In recent years, the city has been recommending a K-8 structure to provide a more responsible social structure for children, who have been shown to act as mentors to younger children from their neighborhood when a K-8 public school is in place. Such a structure at P.S./I.S. 89 might not only give us a more responsible middle school population, but also free some urgently needed public elementary school space for our children. P.S. 89 graduates between 40 and 60 children a year into the sixth grade and I.S. 89 holds 100 seats in each grade. If we could free 40 seats per grade for elementary school use, it would give us an additional 120 seats -- a great start to ease overcrowding.

Another solution is to lease office space and convert it into classroom space. Still, all of this would not be necessary, if our government simply took the time to plan properly.

Dennis Gault
Co-president P.S. 89 P.T.A.

Link Midtown, not Downtown

To The Editor:
Perhaps Mr. Deutsch’s proposal that a rail link between Downtown and J.F.K. is too costly (Progress Report, Nov. 3 – 9, “Downtown needs a rail link to J.F.K. Airport”).  How about fixing the present one, which requires a traveler to connect from Jamaica, which we thought was ill-conceived in the first place.  Perhaps there were technical justifications that were valid, limiting what the Metropolitan Transportation Authority could do.  But I refuse to accept that rationale.  What they should have done was select a “central” Manhattan point, somewhere Midtown, so it would be convenient for all passengers to check in their luggage there, and take the ride, pretty much hands free, to J.F.K.  What baffled me was why the M.T.A. didn’t do what Hong Kong had done.  Their train to the plane is simply the best.  We don’t want to see any American excuse that it’s not feasible to do it in N.Y.C.  We’re talking about America.  As far as the train from Lower Manhattan to J.F.K., how about another one linking Manhattan to Newark also?  Why didn’t Mr. Deutsch think of that?

To truly revive Downtown Manhattan, the most urgent thing is for all of us to put aside all the bickering and get the World Trade Center rebuilt.  Hasn’t Mr. Deutsch seen how devastated the Nassau-Fulton St. area has become?  Store after store, the area right around City Hall, has been dying.  Only J&R has been holding up the area.  If the W.T.C. were to be resurrected, I bet the entire Downtown area will see its renaissance again faster than any rail can deliver.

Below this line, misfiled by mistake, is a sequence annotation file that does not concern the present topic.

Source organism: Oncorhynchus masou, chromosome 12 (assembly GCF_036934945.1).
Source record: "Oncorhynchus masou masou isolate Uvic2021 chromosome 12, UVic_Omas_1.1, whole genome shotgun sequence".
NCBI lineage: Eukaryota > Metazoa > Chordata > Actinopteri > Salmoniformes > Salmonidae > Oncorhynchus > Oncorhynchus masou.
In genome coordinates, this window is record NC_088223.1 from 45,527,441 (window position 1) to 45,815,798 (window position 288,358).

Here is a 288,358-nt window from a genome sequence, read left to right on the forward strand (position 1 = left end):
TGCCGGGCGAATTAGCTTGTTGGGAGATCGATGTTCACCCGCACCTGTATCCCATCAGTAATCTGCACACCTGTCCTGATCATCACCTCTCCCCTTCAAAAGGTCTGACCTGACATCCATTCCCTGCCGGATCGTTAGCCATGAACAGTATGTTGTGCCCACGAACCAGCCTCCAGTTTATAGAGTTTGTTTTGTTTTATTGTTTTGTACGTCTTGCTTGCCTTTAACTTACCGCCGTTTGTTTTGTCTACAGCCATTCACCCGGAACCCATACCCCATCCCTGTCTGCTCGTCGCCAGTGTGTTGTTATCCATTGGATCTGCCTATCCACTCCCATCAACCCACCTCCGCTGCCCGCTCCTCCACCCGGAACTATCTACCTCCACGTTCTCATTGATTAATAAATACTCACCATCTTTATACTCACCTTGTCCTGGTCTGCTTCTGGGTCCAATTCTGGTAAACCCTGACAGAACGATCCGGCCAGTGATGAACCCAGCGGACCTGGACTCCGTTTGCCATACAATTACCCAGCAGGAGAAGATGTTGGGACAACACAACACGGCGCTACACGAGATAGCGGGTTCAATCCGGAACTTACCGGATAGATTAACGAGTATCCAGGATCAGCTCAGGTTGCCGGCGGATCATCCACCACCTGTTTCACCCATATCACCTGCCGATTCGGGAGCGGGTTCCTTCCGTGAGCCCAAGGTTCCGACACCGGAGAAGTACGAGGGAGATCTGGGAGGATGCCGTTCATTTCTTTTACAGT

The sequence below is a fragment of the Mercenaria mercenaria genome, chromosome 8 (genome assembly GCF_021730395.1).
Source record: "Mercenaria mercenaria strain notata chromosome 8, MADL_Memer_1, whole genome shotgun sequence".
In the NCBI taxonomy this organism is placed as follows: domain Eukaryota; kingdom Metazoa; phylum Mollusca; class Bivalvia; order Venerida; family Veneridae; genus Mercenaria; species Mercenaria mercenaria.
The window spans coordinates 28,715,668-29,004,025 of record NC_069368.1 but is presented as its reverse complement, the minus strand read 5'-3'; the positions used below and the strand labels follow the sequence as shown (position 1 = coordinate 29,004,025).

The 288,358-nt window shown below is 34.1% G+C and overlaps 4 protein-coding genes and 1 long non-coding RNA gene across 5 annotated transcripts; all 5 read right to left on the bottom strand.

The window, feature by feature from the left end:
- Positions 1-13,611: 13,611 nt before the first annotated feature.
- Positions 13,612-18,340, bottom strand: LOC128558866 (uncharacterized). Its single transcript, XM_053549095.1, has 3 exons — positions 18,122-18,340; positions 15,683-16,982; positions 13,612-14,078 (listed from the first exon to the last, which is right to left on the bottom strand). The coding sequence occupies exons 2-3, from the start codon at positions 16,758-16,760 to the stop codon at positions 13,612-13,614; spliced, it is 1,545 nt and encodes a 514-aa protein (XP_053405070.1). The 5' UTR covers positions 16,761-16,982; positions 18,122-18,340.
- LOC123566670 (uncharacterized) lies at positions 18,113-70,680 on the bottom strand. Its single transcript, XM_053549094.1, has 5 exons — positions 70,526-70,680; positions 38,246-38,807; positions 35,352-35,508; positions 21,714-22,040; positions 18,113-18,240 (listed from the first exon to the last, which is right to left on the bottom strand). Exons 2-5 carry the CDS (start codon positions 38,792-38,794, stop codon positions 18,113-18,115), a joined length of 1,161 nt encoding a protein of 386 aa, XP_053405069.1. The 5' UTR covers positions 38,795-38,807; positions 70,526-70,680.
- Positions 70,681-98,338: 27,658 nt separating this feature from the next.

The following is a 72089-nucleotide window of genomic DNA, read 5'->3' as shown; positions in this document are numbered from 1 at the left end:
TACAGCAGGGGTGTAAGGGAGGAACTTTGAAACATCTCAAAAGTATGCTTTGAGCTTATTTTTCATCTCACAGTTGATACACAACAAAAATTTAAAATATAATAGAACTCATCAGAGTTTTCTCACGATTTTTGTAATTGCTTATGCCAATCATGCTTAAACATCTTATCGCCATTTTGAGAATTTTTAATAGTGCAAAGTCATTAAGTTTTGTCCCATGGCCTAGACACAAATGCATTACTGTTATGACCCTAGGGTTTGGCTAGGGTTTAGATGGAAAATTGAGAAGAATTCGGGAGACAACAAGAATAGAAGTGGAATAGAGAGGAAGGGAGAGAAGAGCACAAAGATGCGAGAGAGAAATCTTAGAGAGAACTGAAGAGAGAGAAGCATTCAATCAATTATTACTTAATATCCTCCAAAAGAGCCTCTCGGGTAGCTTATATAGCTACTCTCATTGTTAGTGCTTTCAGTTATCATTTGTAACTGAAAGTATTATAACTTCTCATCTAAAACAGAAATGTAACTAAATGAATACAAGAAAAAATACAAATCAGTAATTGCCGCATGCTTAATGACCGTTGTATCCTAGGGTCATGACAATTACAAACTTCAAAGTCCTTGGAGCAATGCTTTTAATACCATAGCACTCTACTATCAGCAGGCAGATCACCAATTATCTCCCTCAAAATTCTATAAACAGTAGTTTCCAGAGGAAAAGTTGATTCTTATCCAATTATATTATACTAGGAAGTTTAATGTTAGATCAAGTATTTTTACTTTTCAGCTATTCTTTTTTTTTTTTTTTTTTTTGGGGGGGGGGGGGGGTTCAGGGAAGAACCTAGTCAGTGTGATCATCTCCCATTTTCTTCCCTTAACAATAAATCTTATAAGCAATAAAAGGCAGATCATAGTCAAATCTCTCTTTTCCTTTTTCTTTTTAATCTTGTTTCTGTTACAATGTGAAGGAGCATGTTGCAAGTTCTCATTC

Shek Mark

Borat’s humor

To The Editor:
What struck me the most while watching “Borat” was that none of the people he “interviewed” laughed, chuckled or even cracked a smile.

Surely, even someone who has no idea who Borat really is can find his boorish behavior, his cluelessness, his butchering of English very amusing.

This is especially true in the segment with Linda Stein and her feminist friends.

I like to believe that I would have at least chuckled at Borat’s assertion that women’s brains are smaller. Then, I think I would have burst out laughing (as I did in the theater) when he backed his preposterous statement with supposed research by Kazakh “scientists.”

I think it is just silly to say, like Stein does, that Borat was taking revenge on her because of some feelings of inferiority toward women or because of some childhood trauma involving losing at Scrabble to a woman (Essay, Oct. 13 – 19, “How I was duped by Ali G.”).
What Borat did was to pick on humorless, self-important, self-centered people.

Stein was certainly one of them, unable to react gracefully and wittily when pushed outside of her comfort zone. She did nothing to present feminists as welcoming people.
Marie Gilot
El Paso, Texas

Making bridge history

To The Editor:
Re “The Bronx is up…” (Photo caption, November 3 - 9):

Kudos to photographer Milo Hess for the fabulous photo of the new 145th Street Bridge. The photo reflects an amazing city Dept. of Transportation engineering feat. We residents of Esplanade Gardens, Inc., the Mitchell-Lama cooperative abutting the Harlem River at the 145th Street Bridge, are enduring nighttime demolition noise to install the new bridge and can feel proud to be a part of it.

Thanks so much for capturing this exciting historical event.

Alice F. La Brie